Quest Lecture: Scandal or scam? The science behind performance enhancers in sport

Elite athletes spend years fine-tuning their bodies and minds for optimum performance. In addition to rigorous training, most athletes make use of countless other strategies to gain a competitive advantage. Some of these performance enhancers - including high tech equipment, clothing, and many nutritional supplements – are legal, socially acceptable and worth billions of dollars per year to the fitness industry. Other products and practices are banned, but continue to be used by athletes who are willing to risk everything for an edge over their competition. Chris Froome – arguably the best cyclist in the world – is an ambassador for a permitted performance enhancer called “The Turbine”. However, he now faces disgrace after drug tests indicate he mis-used a prohibited performance enhancer called salbutamol (an asthma medication).

Froome’s story begs a number of questions: How do these and other performance enhancers act on the body? Which ones actually work to enhance performance? Why are some used openly while others are banned from use? And how do anti-doping agencies attempt to keep sport clean, safe and fair? I’ll answer these questions by drawing from my expertise as an exercise physiologist, my experiences in national and international doping control, and some recent research by Quest students.

Date: Wednesday, March 14

Time: 7 p.m.

Location: Whistler Public Library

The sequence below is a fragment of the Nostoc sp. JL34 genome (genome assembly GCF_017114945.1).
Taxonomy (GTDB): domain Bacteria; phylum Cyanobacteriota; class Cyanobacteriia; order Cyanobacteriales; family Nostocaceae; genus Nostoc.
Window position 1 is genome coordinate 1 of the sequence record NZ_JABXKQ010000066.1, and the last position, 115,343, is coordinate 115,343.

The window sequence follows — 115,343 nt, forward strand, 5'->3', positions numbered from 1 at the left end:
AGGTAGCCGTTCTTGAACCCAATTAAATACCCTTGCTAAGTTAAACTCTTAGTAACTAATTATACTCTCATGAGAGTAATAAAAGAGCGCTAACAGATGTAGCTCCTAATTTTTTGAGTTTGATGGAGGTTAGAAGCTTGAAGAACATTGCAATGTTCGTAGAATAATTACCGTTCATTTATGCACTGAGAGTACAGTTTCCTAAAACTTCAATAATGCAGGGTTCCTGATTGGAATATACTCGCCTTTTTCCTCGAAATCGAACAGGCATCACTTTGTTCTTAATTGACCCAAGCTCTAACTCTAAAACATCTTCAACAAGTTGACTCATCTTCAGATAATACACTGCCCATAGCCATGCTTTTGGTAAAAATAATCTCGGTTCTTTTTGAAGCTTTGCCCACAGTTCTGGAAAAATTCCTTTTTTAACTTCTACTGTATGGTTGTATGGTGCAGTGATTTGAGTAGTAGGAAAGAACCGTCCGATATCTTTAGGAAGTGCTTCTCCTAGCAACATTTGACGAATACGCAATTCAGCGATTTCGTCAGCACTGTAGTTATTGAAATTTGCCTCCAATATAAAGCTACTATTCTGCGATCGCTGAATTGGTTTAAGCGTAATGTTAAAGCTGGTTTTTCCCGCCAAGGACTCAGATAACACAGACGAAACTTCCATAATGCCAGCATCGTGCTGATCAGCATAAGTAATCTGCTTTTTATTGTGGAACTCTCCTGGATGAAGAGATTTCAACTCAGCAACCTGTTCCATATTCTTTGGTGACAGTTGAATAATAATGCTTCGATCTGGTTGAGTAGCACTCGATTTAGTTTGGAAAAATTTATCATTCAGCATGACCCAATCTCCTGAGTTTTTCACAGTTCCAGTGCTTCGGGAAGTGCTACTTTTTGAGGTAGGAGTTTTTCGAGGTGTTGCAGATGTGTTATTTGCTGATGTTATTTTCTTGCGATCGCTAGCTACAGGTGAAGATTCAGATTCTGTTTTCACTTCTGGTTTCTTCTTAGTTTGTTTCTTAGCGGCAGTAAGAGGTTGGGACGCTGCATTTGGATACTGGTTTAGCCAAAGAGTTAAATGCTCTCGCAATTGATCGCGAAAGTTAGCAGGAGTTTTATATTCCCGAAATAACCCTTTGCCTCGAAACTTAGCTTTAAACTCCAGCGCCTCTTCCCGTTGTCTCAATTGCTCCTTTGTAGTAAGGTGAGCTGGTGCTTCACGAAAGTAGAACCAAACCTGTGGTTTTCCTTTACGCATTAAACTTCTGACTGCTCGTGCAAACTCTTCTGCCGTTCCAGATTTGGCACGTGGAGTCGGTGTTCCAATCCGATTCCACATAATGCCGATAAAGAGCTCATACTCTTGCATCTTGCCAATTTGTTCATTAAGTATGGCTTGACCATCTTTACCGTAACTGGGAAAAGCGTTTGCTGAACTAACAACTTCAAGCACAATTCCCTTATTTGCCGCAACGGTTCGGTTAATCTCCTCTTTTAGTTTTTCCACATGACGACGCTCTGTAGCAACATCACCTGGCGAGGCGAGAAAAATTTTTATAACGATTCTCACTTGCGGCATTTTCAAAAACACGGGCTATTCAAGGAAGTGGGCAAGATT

About the speaker

Meaghan MacNutt is an exercise physiologist who is fascinated by the remarkable ways that humans and other animals can acclimatize to extreme environments. During her BSc (biology, Acadia University), Meaghan used scuba to study sea turtle biology in Barbados. In her MSc (zoology, University of British Columbia), she examined the effects of warming river temperatures on swimming performance and energy use in migrating Pacific salmon. Since then, Meaghan has primarily studied human physiology, working with individuals across the spectrum from clinical populations to elite endurance athletes. Her PhD (human kinetics, UBC) explored the effects of repeated exposure to high altitude and included a challenging four-month research expedition to the
Nepalese Himalayas.

Meaghan came to Quest first as a teaching fellow, then as a faculty tutor, in the life sciences; she teaches Cornerstone, as well as courses in anatomy and physiology, and genetics and society. She loves teaching about human biology and empowering students with the tools needed to critically evaluate claims and controversies in the popular media about health, fitness and biotechnology.

Meaghan is an outdoor enthusiast with a passion for self-propelled exploration of the world. In addition to her bicycles and a long list of food items, some of Meaghan’s favourite things include jigsaw puzzles, kitchen appliances, and enthusiastic sing-alongs.

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